NIST 800 37 Revision 2 – RMF for Information Systems and Organizations: A System Life Cycle Approach for Security and Privacy

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This is an overview of NIST 800-37 Revision 2. I discuss the changes, the sources and Cybersecurity Framework.

NIST Special Publication 800-37, Revision 2
Risk Management Framework for Security and Privacy
Initial Public Draft: May 2018
Final Public Draft: July 2018
Final Publication: October 2018

NIST 37-800 Rev 2:

Executive Order:


Cybersecurity Framework:

NIST SP 800-53 (Revision 5):

Source of Changes:
President’s Executive Order on Strengthening the Cybersecurity of Federal Networks and Critical Infrastructure
Office of Management and Budget Memorandum M-17-25 – next-generation Risk Management Framework (RMF) for systems and organizations
NIST SP 800-53 Revision 5 Coordination

Former Pentester of FBI, hacks the FBI

This case is not the same as the Department of Veteran Affairs loss of records or the Department of Agricultures security failures.  In this case, a contracting consultant conducted a penetration test with out getting formal approval.  He expoited the FBI's vulnerabilities to gain elevated privledges.

Joseph Thomas Colon, 28, is a former employee of BAE Systems.  His pentest allowed him to obtain the passwords of 38,000 employees, including that of FBI Director Robert S. Mueller III.  According to Colon, the FBI field office in Springfield, Ill., he was attached to gave him approval.

However, every professional pentester and/or ethical hackers knows that you have to get formal approval from an authority. 

Colon's lawyer said in a court filing that his client was hired to work on the FBI's “Trilogy” computer system but became frustrated over “bureaucratic” obstacles, such as obtaining written authorization from the FBI's Washington headquarters for “routine” matters such as adding a printer or moving a new computer onto the system. 

As a result, Mr. Colon will likely serve about 18 months in prison. :(…

Pentesting and ethical hacking tools and techniques must be dealt with responsibly.  The bureacracies that might allow pentesting must be respected at all costs.  The first thing in Pentesting and ethical hacking that is taught is to ALWAYs, ALWAYS, ALWAYS get writen consent to procede from the owners of the system.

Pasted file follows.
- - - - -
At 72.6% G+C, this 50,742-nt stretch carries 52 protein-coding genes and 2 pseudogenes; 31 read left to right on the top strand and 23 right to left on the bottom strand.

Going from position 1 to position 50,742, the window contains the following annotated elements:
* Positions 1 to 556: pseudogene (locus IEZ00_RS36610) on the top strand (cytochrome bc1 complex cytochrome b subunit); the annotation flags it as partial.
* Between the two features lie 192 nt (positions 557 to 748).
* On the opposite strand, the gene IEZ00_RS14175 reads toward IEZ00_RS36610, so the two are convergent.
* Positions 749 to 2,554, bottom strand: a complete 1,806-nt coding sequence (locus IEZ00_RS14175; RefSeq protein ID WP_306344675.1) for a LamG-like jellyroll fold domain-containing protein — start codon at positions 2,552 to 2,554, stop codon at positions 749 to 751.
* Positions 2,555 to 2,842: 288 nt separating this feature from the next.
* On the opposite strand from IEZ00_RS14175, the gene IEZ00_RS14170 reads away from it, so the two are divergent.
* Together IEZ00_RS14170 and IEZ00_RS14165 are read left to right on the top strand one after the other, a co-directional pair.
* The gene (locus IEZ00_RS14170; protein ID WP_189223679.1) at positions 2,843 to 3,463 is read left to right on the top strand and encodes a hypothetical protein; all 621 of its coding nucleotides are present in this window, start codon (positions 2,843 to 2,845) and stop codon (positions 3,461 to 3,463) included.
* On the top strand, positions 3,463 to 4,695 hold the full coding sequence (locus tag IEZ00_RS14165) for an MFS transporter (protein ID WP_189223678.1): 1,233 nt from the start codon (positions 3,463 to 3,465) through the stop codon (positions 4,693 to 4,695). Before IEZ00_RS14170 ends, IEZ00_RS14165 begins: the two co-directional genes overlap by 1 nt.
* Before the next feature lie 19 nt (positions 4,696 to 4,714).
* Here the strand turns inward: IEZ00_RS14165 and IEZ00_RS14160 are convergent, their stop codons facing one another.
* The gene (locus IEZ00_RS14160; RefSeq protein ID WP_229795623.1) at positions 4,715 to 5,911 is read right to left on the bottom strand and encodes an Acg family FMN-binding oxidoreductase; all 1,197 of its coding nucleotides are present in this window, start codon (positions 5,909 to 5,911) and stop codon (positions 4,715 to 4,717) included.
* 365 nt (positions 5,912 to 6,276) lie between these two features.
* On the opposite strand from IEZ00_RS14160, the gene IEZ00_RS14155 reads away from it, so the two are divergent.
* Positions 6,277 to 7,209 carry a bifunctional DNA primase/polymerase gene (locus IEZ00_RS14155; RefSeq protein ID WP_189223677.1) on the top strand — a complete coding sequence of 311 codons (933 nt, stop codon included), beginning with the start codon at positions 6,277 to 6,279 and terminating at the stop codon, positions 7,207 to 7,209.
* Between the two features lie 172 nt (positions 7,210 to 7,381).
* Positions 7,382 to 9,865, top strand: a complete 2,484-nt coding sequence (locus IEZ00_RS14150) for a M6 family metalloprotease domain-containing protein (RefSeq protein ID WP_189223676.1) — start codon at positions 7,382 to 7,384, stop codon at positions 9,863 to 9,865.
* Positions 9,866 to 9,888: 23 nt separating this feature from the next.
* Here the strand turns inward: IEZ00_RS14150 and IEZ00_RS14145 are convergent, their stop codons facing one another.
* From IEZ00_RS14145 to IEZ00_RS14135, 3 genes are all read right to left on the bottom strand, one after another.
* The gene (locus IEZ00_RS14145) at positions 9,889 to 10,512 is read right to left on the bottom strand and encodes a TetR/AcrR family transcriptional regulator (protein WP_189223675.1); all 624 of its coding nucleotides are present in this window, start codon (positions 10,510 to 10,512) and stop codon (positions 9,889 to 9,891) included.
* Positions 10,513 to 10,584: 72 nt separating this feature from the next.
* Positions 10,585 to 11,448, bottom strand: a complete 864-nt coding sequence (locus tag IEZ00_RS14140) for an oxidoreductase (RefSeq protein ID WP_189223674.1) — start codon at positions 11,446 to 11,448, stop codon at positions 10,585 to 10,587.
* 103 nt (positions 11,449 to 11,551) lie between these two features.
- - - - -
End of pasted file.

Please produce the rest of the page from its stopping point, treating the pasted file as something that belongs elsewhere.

Certified Ethical Hacker Cert and Certified Pen Testing Expert

I'm going to go for the Certified Ethical Hacker Cert and eventually the Certified Pen Testing Expert Certification.  That is the direction that I'd like to go with my Information Security Career. 

As of right now, I have a CISSP.  I do a lot of Security Testing Evaluations and Authorization Agreement, Security Policy type work.  It pays well but I think Pen Testing would be more fun.  After getting the CISSP, I seriously considered going after the ISSEP, Information System Security Engineering Professional cert, which I heard was harder than the CISSP… I don't see how that is possible.

The CEH is a 125 question test that I've heard mixed reviews about.  I've taken the bootcamp and I love the material.  Its all hardcore hacking.  Not simply how to use Cane & Abel or NMap but how to code malware with notepad, methods of SQL injection, and firewall attacks.  I learned a lot.  It also scared the piss out of me.  If your already a hacker or hardcore pent tester than the class would be nothing more than a refresher.  Intermediates with pentesting will have a real treat.  Beginers will be decapitated.

I guess CPTE, Certified Pen Testing Expert is the lastest one.  From what I've read, it looks like it is a step up from the CEH.  Here is some more info on the CPTE.  From what I've read the CPTE is INSANE.  It looks like a practical exam completed in the presents of a pentesting expert.  It includes SQL injections, gathering data, compiling hacker applications, and FRICKING Lockpicking… I AM NOT READY. 

Security Testing on my Window 2000 system

I've surfing on my Windows 2000 system while completely exposed to the Internet on my DMZ.  No firewalls, no anti-virus, not even a pop-up blocker.  The box is exploited immediately. 

Many of the default configuration on a fresh Windows 2000 box are just plain ridiculous.  For example, the C$, and parts of the root are shared out on earlier versions of Windows 2000.  Message services, port 139 and other very easy to exploit applications and services are turned on by default on Windows 2000. 

It is no wonder Windows systems are always getting taken down.  Just turning off some of those services do quite a bit to close some of the holes on Windows boxes.  With broadband getting more popular, the combination of unprotected systems and the viral marketing of malicious code are creating a storm on the Internet.  An unprotected system is rendered completely useless in a matter of weeks (days and hours if you surf porn or serial sites).

Here are some of the vulnerabilities on Windows systems at

In all honesty, if you have a good firewall, virus protection, maybe a pop-up stopper and a good security configuration you could have a Windows 98 machine and NEVER get a virus.